Prominent artist and government critic Ai Weiwei has been allowed to see his wife, his first outside contact since police grabbed him at the Beijing airport more than one month ago.
The government has said it is investigating Ai for "economic crimes," but has filed no formal charges against him. His wife was allowed to see him for about 20 minutes on Sunday at an undisclosed location, the Associated Press reported, in a meeting during which the couple did not talk about why Ai had been detained or the outlook of the situation.
"We could not talk about the economic charges or other stuff, mainly about the family and health," Lu Qing, Ai's wife, told the AP. "We were careful, we knew that the deal could be broken at any moment, so we were careful."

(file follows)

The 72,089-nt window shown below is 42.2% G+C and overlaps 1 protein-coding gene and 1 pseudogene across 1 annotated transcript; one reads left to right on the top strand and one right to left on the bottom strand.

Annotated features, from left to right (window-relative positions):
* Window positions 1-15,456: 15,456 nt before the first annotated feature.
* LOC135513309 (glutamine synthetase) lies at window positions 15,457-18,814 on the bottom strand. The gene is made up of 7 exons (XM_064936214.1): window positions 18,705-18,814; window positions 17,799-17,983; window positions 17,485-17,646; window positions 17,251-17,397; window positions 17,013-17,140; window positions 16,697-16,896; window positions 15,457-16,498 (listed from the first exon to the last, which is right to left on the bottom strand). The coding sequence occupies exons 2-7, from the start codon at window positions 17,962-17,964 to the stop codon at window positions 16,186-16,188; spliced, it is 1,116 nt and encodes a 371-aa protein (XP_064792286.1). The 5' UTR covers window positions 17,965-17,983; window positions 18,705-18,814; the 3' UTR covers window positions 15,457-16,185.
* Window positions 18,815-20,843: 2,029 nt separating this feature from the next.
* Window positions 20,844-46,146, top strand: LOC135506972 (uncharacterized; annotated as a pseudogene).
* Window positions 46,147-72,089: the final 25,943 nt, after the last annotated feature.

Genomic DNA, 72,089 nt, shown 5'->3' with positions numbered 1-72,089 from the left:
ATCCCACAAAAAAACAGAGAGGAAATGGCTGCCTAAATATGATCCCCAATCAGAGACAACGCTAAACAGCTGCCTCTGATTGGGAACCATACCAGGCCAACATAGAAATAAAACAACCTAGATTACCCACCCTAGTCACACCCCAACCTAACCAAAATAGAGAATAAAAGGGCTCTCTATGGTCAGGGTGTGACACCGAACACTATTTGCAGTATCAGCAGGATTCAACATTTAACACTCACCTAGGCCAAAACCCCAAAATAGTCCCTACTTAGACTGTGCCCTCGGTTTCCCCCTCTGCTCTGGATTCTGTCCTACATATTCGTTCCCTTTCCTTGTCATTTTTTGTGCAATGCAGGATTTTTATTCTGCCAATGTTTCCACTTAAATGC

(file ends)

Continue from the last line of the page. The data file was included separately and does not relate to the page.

Ai has been a vocal critic of China's heavy-handed tactics on its own citizens. Among other work, he has documented the numbers and names of students who died in the 2008 Sichuan earthquake, many believed to have perished in shoddily built schools thanks to rampant corruption.
Attorneys have said Ai's current extra-judicial detention is not in keeping with China's own laws, but amid the country's ongoing crackdown on dissent, he is not alone. Dozens of lawyers, writers and others have been detained without charges, some released and some still missing. Among them is Wen Tao, a former journalist for official state media who was working with Ai when he disappeared the same day.